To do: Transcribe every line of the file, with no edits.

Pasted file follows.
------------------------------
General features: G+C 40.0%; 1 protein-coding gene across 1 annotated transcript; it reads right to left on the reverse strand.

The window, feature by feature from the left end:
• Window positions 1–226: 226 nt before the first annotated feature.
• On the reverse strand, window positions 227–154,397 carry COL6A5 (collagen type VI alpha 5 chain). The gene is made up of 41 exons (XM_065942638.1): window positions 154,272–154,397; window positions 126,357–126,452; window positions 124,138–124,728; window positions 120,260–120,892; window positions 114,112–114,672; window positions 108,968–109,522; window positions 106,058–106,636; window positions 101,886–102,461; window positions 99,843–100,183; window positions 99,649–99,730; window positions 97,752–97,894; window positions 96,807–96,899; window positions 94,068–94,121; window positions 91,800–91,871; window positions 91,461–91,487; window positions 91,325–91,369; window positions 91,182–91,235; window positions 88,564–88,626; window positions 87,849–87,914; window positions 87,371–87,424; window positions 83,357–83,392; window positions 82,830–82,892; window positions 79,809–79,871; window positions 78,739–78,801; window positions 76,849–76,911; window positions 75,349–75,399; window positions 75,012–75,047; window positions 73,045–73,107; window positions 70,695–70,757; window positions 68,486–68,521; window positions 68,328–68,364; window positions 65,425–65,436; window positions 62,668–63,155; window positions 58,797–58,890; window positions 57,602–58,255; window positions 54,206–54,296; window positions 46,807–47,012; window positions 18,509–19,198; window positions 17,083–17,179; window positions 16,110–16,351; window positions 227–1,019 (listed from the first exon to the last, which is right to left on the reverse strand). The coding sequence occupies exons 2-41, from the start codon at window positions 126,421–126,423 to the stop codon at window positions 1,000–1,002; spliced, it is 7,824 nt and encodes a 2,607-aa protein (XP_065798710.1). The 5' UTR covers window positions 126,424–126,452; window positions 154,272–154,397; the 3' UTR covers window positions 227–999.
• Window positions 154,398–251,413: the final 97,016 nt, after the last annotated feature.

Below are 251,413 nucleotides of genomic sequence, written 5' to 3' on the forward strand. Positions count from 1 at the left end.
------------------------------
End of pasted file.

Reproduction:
General features: G+C 40.0%; 1 protein-coding gene across 1 annotated transcript; it reads right to left on the reverse strand.

The window, feature by feature from the left end:
• Window positions 1–226: 226 nt before the first annotated feature.
• On the reverse strand, window positions 227–154,397 carry COL6A5 (collagen type VI alpha 5 chain). The gene is made up of 41 exons (XM_065942638.1): window positions 154,272–154,397; window positions 126,357–126,452; window positions 124,138–124,728; window positions 120,260–120,892; window positions 114,112–114,672; window positions 108,968–109,522; window positions 106,058–106,636; window positions 101,886–102,461; window positions 99,843–100,183; window positions 99,649–99,730; window positions 97,752–97,894; window positions 96,807–96,899; window positions 94,068–94,121; window positions 91,800–91,871; window positions 91,461–91,487; window positions 91,325–91,369; window positions 91,182–91,235; window positions 88,564–88,626; window positions 87,849–87,914; window positions 87,371–87,424; window positions 83,357–83,392; window positions 82,830–82,892; window positions 79,809–79,871; window positions 78,739–78,801; window positions 76,849–76,911; window positions 75,349–75,399; window positions 75,012–75,047; window positions 73,045–73,107; window positions 70,695–70,757; window positions 68,486–68,521; window positions 68,328–68,364; window positions 65,425–65,436; window positions 62,668–63,155; window positions 58,797–58,890; window positions 57,602–58,255; window positions 54,206–54,296; window positions 46,807–47,012; window positions 18,509–19,198; window positions 17,083–17,179; window positions 16,110–16,351; window positions 227–1,019 (listed from the first exon to the last, which is right to left on the reverse strand). The coding sequence occupies exons 2-41, from the start codon at window positions 126,421–126,423 to the stop codon at window positions 1,000–1,002; spliced, it is 7,824 nt and encodes a 2,607-aa protein (XP_065798710.1). The 5' UTR covers window positions 126,424–126,452; window positions 154,272–154,397; the 3' UTR covers window positions 227–999.
• Window positions 154,398–251,413: the final 97,016 nt, after the last annotated feature.

Below are 251,413 nucleotides of genomic sequence, written 5' to 3' on the forward strand. Positions count from 1 at the left end.